Not only did Anchor Bay empty the vaults of the Italian masters, but they also set their sights westward, targeting Europeís most famous horror studio: Hammer Films. During a five year period from 1998 to 2002, Anchor Bay released entries from Hammerís two most famous franchises, Dracula and Frankenstein, along with an abundance of one-off films from the studio as part of The Hammer Collection.
The ball got rolling with the release of the first Dracula sequel to star Christopher Lee, Dracula: Prince of Darkness. After the previous film eschewed him in favor of his Brides, Leeís Dracula made his return with a gloriously bloody resurrection scene. Unfortunately, thatís the filmís biggest highlight, as the rest of the film is a bit of a disappointing and drab-looking effort by Hammer standards. Dracula himself is notably silent since Lee refused to read the dialogue that was written for him, which tells you all you need to know about this one. The sixth entry in the series, Scars of Dracula, fares much better and is arguably the best sequel in the franchise after Brides. Featuring an abundance of buxom babes and gore, this one also gives Leeís Dracula one of his most sinister presences, as heís more verbose than ever and performs a variety of supernatural feats. He also meets a glorious and inventive demise in this one thatís among the best death scenes for a horror icon.
Anchor Bay was also responsible for treating fans to Leeís Dracula swan song; though The Satanic Rites of Dracula would be available on dozens of public domain sets (usually under the title Count Dracula and His Vampire Bride), Anchor Bay would do right by the title by giving it a solid presentation. A direct sequel to the previous film, Rites finds Dracula still stuck in 1970s London, once again scrapping with another Van Helsing descendent. All told, itís a disappointing send-off for one of horrorís great icons, as it plays as more of a spy thriller than a horror film. There is a fun bit of cinematic reflexivity when Lee channels the performance of Bela Lugosiís Dracula in an attempt to fool Cushingís Van Helsing. Cushing actually would return in the follow-up to this film, The Legend of the Seven Golden Vampires, a martial-arts/horror hybrid courtesy of Hammer and Hong Kong's famous Shaw Brothers studio. The film is an obvious departure for the series, as it features more kung-fu choreography than stakes through the heart. The end result isnít the best product, but the climactic showdown between the seven martial arts brothers and Draculaís minions is entertaining to watch. Anchor Bay went all out with this one, as they even featured the filmís American edit, The Seven Brothers Meet Dracula, which trims 20 minutes of the filmís run time.
While they didnít release as many Frankenstein entries, Anchor Bay was charged with presenting two of the more unique entries in that franchise. The first was 1967ís Frankenstein Created Woman, which is anything but a rehash of Universalís Bride of Frankenstein. Instead, itís a sublime journey into metaphysics with a fairy-tale sort of aesthetic. Playboy Playmate Susan Danberg plays the title character, a tragic figure who commits suicide after her loverís execution. The two literally become one when the loverís soul finds his way into Danbergís body. A more philosophical and cerebral effort, Frankenstein Created Woman is one that stands out in the franchise for all the right reasons. Conversely, Anchor Bay's other Frankenstein release, Horror of Frankenstein stands out as being ďthe one without Cushing.Ē Indeed, Ralph Bates steps into the role of the mad doctor in this quasi-remake that seemingly was an attempt by Hammer to reboot their famous franchise (despite the fact that it referenced previous films). Featuring a rather plain-looking creature and some off-putting and bizarre black humor, this one almost plays out as a parody at times. The tongue-in-cheek affair is a mostly forgettable effort, and Hammer must have seen the writing on the wall when Cushing returned one last time in Frankenstein and the Monster From Hell.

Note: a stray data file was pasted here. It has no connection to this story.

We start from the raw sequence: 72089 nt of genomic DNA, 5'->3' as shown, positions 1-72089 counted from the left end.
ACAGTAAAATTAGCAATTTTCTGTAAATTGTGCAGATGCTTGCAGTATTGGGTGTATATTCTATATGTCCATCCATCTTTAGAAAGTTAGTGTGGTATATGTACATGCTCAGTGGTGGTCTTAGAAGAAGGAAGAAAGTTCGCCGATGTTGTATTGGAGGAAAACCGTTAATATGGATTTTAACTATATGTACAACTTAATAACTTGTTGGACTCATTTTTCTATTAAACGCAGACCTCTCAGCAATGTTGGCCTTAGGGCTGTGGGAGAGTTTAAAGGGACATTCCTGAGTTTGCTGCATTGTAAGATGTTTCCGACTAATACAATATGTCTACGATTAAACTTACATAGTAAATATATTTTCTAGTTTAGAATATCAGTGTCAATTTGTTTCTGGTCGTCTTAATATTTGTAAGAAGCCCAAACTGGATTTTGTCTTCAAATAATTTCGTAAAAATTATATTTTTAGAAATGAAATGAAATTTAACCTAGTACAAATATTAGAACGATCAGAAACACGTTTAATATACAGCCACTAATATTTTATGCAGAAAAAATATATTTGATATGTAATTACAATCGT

The rest of the company's Hammer offerings were a grab-bag effort, featuring everything from creature features to zombie films. One release, The Devil Rides Out, features a British horror staple in the form of a demented, Satanic cult and gives fans the rare opportunity to see Christopher Lee on the side of good. With Satanic rituals and a weird-looking goathead demon, this one manages to be one of Hammerís better one-shot efforts. 1966ís The Reptile takes fans into creature feature territory. Itís a middle-of-the-road Hammer effort that boasts a freaky looking titular character and some nice, gothic atmosphere and visuals. The film plays out as more of a mystery and is relatively goreless. Plague of the Zombies is another strong non-franchise Hammer film, featuring a diabolical plot involving voodoo zombie slaves working in a tin mine. Beating George Romero to the social commentary punch by a couple of years, Plague is an obvious allegory for colonial exploitation. As a horror film, its vibrant imagery is a Hammer hallmark, and the film is legitimately creepy despite the low amount of real zombie action.
Anchor Bayís Hammer Collection would also boast the likes of Dr. Jekyll and Sister Hyde, Fear in the Night, The Mummyís Shroud, Blood from the Mummyís Tomb, and Lust for a Vampire. The company also had the distinction of releasing the last ďHammer Horror,Ē To the Devil A Daughter, which saw Christopher Lee back on Satanís side in this cult thriller. This collection of titles from Britainís seminal studio is a must for any serious horror collector; Anchor Bay would make this even more easy and affordable in the coming years, as bigger and better bargains were yet to come from the studio.
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